Reimagining the multigenerational towers destined for demolition

LONDON: Innovative architects have come up with reimagined designs for high rise towers destined for demolition.

They are Melbourne’s public housing high-rises, but not as you know them: draped in cascading greenery and cloaked with modern exoskeletons featuring sunlightdrenched balconies and pods.

The ideas are part of a collection of architectural concepts to reimagine and retrofit the towers, instead of following through on the state government’s plans to demolish and rebuild them.

The architects involved say the designs could extend the lives of some of the existing towers by 50 years, pointing to the huge resources and carbon emissions involved in tearing down the buildings.

“Everyone is a bit frustrated about the unilateral declaration to demolish all 44 towers,” said prominent architect Peter Elliott, who launched the exhibition this week. “It’s quite clear that a number of them could probably be renovated to satisfy the contemporary standards that people now expect.”

One of the ideas presented was a “pod” – designed by Elliott and BKK Architects – that juts out from the exterior public housing tower wall and extends each apartment by 23 per cent.

The timber-framed insulated bay window lounge replaces the external wall of the building, slotting in to the original space in just four hours after being prefabricated off-site to minimise disruption.

A prototype was installed at a Footscray tower 15 years ago after it won a state government design competition, but it was not developed any further.

“It’s a way of helping government test things to say, ‘OK, we’ll try this and if it works, then we can do it again’,” Elliott said.

Other concepts came from architecture students at the Melbourne School of Design, who considered ways to retrofit the buildings as part of their final thesis last year.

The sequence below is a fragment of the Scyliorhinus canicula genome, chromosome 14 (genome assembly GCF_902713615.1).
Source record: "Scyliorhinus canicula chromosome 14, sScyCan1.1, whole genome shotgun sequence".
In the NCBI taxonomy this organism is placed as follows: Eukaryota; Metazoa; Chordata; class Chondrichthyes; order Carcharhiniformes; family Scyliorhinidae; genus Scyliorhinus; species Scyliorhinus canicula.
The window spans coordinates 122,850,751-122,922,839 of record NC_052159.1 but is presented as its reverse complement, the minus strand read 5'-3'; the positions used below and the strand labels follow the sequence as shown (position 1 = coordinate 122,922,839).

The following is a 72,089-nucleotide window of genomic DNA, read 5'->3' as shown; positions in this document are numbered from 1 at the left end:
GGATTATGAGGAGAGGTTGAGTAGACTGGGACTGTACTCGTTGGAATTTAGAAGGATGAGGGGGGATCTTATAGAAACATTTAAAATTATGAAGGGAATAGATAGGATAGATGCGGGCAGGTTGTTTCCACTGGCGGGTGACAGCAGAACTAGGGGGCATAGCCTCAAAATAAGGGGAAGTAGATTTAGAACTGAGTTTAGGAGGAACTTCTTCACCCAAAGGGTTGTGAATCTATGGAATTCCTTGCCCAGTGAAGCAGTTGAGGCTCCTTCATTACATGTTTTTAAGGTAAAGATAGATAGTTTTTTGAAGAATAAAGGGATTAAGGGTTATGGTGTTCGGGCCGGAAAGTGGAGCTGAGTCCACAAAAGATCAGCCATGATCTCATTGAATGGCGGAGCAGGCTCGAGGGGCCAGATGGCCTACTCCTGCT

Isabella Fyfe developed an idea to remove the existing facade on a high-rise in Footscray, replacing it with a laminated timber frame structure that would turn corridors into new communal spaces.

The concept had a sustainability focus, Fyfe said, using the existing walls as floors, while also improving the thermal performance of the building.

The new area could be adapted by the residents, she said, choosing from a modular system of different pre-fabricated spaces, such as balconies and stairwells.

“It’s not a blanket design … but rather a system that can be shaped by those in the building,” she said.

It would also change the look of a building, taking it from a monolithic structure to something with different aspects that catch the eye. “It’s functional, but also visually, it breaks up the monotonous, straight up and down facade,” Fyfe said. The state government has consistently dismissed any idea of retaining any of the buildings. It argues the towers, which are 50 to 70 years old, have aged beyond their useful life

It estimates it would cost $2.3 billion over 20 years, about $55 million for each tower, to maintain the buildings – without retrofitting them. Cost estimates for the redevelopment plan are yet to be released.

It comes amid an ongoing battle with public housing tenants over the proposal, a key plank in thenpremier Daniel Andrews’ housing package released last September.

The Supreme Court this month dismissed a class action brought on behalf of some of the residents.

Critics of the government’s plan say it would upend the lives of thousands of vulnerable residents. Others are concerned about watered-down tenants’ rights under a new community housing model.

While some residents have expressed an interest in rebuilt public housing, citing the rundown conditions at some towers, others have joined public protests against the plan.

Chris Barnett, a member of the Australian Institute of Architects’ Sustainable Architecture Committee, said the exhibition was about exploring ways to avoid demolition.

“While the aim was not to say all the towers should be retained, we believe the state government should be providing information on what retrofitting investigations were undertaken and how they were analysed as part of their decision,” he said.